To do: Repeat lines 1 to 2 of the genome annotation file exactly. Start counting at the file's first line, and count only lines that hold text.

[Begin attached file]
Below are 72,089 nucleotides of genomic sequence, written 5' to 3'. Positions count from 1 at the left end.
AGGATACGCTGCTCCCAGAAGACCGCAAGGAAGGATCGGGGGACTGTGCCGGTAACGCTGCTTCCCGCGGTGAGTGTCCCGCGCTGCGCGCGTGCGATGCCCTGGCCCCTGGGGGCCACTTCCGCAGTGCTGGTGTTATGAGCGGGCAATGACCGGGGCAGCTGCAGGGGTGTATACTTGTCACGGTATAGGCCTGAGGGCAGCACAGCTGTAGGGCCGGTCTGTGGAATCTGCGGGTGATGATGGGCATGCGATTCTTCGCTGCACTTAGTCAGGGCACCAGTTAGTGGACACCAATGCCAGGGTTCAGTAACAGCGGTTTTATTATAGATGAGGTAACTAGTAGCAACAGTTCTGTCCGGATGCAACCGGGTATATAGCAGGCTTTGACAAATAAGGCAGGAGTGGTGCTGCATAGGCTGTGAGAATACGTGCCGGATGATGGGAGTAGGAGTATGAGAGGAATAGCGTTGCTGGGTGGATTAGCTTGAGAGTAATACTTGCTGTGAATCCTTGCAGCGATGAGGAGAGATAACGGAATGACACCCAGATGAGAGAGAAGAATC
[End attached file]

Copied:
Below are 72,089 nucleotides of genomic sequence, written 5' to 3'. Positions count from 1 at the left end.
AGGATACGCTGCTCCCAGAAGACCGCAAGGAAGGATCGGGGGACTGTGCCGGTAACGCTGCTTCCCGCGGTGAGTGTCCCGCGCTGCGCGCGTGCGATGCCCTGGCCCCTGGGGGCCACTTCCGCAGTGCTGGTGTTATGAGCGGGCAATGACCGGGGCAGCTGCAGGGGTGTATACTTGTCACGGTATAGGCCTGAGGGCAGCACAGCTGTAGGGCCGGTCTGTGGAATCTGCGGGTGATGATGGGCATGCGATTCTTCGCTGCACTTAGTCAGGGCACCAGTTAGTGGACACCAATGCCAGGGTTCAGTAACAGCGGTTTTATTATAGATGAGGTAACTAGTAGCAACAGTTCTGTCCGGATGCAACCGGGTATATAGCAGGCTTTGACAAATAAGGCAGGAGTGGTGCTGCATAGGCTGTGAGAATACGTGCCGGATGATGGGAGTAGGAGTATGAGAGGAATAGCGTTGCTGGGTGGATTAGCTTGAGAGTAATACTTGCTGTGAATCCTTGCAGCGATGAGGAGAGATAACGGAATGACACCCAGATGAGAGAGAAGAATC